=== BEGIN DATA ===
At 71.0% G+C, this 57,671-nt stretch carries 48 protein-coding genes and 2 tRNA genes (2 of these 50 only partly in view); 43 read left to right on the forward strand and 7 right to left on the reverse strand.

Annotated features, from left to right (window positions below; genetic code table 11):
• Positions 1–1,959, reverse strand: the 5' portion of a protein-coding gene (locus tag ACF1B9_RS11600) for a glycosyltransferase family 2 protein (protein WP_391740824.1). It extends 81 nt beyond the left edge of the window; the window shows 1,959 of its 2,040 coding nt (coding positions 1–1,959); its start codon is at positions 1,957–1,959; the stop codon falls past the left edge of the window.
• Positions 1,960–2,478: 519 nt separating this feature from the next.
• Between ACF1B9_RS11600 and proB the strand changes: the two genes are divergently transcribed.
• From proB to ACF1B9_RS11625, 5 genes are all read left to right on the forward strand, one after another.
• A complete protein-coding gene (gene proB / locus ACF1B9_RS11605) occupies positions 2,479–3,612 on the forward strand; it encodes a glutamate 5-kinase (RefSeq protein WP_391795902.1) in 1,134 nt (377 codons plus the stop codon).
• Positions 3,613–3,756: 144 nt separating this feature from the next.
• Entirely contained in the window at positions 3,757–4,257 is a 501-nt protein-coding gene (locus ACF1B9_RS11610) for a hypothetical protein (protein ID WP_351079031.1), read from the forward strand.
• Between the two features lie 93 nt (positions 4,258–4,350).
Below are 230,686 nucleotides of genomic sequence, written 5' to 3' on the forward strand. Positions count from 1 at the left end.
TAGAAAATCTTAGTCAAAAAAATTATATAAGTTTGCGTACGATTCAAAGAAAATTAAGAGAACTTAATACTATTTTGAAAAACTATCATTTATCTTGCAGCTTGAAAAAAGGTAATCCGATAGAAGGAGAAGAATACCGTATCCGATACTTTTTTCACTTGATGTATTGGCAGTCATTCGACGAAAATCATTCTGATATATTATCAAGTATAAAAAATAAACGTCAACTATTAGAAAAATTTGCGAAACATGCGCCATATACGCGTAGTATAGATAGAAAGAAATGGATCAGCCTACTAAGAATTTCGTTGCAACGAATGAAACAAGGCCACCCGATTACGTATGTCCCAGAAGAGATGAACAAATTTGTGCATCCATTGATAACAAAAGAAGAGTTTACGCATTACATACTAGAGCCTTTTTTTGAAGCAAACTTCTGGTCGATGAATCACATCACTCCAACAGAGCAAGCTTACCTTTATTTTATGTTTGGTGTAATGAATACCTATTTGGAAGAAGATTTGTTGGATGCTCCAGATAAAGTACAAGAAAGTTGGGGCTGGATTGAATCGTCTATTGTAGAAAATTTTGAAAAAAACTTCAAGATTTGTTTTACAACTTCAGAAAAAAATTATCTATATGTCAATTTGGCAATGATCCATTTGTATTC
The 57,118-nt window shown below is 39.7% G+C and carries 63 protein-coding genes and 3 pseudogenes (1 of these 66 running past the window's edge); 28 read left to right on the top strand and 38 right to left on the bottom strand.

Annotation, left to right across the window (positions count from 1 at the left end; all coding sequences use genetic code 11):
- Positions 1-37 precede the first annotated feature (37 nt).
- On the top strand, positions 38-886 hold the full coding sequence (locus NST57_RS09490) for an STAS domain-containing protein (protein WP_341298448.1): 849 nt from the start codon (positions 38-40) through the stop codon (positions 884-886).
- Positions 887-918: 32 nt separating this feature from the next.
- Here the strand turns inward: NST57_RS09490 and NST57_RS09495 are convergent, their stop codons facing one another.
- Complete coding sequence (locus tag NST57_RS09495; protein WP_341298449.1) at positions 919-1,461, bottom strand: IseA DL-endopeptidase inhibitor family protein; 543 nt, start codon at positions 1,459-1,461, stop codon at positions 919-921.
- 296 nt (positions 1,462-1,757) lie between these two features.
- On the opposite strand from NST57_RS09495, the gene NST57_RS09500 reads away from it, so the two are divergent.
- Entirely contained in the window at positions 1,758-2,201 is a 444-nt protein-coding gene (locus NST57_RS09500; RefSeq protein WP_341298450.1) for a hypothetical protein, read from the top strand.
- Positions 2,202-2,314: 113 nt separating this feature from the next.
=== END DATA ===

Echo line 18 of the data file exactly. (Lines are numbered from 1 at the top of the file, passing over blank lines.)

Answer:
- Here the strand turns inward: NST57_RS09490 and NST57_RS09495 are convergent, their stop codons facing one another.